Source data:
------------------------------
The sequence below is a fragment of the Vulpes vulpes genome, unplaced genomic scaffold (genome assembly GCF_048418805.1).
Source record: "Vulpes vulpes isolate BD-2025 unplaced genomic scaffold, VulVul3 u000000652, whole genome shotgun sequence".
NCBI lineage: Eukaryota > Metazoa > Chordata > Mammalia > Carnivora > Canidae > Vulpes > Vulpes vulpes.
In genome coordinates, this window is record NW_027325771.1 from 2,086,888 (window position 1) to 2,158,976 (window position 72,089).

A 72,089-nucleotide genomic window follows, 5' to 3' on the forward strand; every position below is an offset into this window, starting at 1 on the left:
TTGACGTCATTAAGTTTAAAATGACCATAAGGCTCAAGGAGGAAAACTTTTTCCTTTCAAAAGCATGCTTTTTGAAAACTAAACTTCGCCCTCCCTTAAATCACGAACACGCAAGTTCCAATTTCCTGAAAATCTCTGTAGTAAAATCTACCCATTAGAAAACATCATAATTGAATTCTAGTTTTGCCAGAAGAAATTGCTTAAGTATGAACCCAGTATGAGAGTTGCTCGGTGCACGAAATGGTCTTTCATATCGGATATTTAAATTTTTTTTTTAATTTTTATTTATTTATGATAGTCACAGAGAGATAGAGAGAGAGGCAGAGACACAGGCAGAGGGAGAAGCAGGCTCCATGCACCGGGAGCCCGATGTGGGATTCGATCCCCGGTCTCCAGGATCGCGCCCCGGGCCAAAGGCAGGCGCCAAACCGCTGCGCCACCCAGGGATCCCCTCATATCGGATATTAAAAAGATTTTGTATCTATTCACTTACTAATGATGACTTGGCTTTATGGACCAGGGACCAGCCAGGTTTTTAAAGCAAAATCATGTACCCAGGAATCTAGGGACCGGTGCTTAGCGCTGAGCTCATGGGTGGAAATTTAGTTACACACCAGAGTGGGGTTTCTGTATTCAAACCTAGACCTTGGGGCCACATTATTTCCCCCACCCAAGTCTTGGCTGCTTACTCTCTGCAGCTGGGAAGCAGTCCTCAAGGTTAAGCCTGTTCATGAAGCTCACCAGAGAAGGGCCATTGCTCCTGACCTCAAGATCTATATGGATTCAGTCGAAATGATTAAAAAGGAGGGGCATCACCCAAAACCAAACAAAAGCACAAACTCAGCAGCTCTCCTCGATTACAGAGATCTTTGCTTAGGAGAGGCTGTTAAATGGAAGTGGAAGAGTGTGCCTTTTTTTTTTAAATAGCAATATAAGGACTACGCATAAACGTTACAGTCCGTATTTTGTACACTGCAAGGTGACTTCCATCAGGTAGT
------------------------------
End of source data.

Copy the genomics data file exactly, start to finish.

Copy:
The sequence below is a fragment of the Vulpes vulpes genome, unplaced genomic scaffold (genome assembly GCF_048418805.1).
Source record: "Vulpes vulpes isolate BD-2025 unplaced genomic scaffold, VulVul3 u000000652, whole genome shotgun sequence".
NCBI lineage: Eukaryota > Metazoa > Chordata > Mammalia > Carnivora > Canidae > Vulpes > Vulpes vulpes.
In genome coordinates, this window is record NW_027325771.1 from 2,086,888 (window position 1) to 2,158,976 (window position 72,089).

A 72,089-nucleotide genomic window follows, 5' to 3' on the forward strand; every position below is an offset into this window, starting at 1 on the left:
TTGACGTCATTAAGTTTAAAATGACCATAAGGCTCAAGGAGGAAAACTTTTTCCTTTCAAAAGCATGCTTTTTGAAAACTAAACTTCGCCCTCCCTTAAATCACGAACACGCAAGTTCCAATTTCCTGAAAATCTCTGTAGTAAAATCTACCCATTAGAAAACATCATAATTGAATTCTAGTTTTGCCAGAAGAAATTGCTTAAGTATGAACCCAGTATGAGAGTTGCTCGGTGCACGAAATGGTCTTTCATATCGGATATTTAAATTTTTTTTTTAATTTTTATTTATTTATGATAGTCACAGAGAGATAGAGAGAGAGGCAGAGACACAGGCAGAGGGAGAAGCAGGCTCCATGCACCGGGAGCCCGATGTGGGATTCGATCCCCGGTCTCCAGGATCGCGCCCCGGGCCAAAGGCAGGCGCCAAACCGCTGCGCCACCCAGGGATCCCCTCATATCGGATATTAAAAAGATTTTGTATCTATTCACTTACTAATGATGACTTGGCTTTATGGACCAGGGACCAGCCAGGTTTTTAAAGCAAAATCATGTACCCAGGAATCTAGGGACCGGTGCTTAGCGCTGAGCTCATGGGTGGAAATTTAGTTACACACCAGAGTGGGGTTTCTGTATTCAAACCTAGACCTTGGGGCCACATTATTTCCCCCACCCAAGTCTTGGCTGCTTACTCTCTGCAGCTGGGAAGCAGTCCTCAAGGTTAAGCCTGTTCATGAAGCTCACCAGAGAAGGGCCATTGCTCCTGACCTCAAGATCTATATGGATTCAGTCGAAATGATTAAAAAGGAGGGGCATCACCCAAAACCAAACAAAAGCACAAACTCAGCAGCTCTCCTCGATTACAGAGATCTTTGCTTAGGAGAGGCTGTTAAATGGAAGTGGAAGAGTGTGCCTTTTTTTTTTAAATAGCAATATAAGGACTACGCATAAACGTTACAGTCCGTATTTTGTACACTGCAAGGTGACTTCCATCAGGTAGT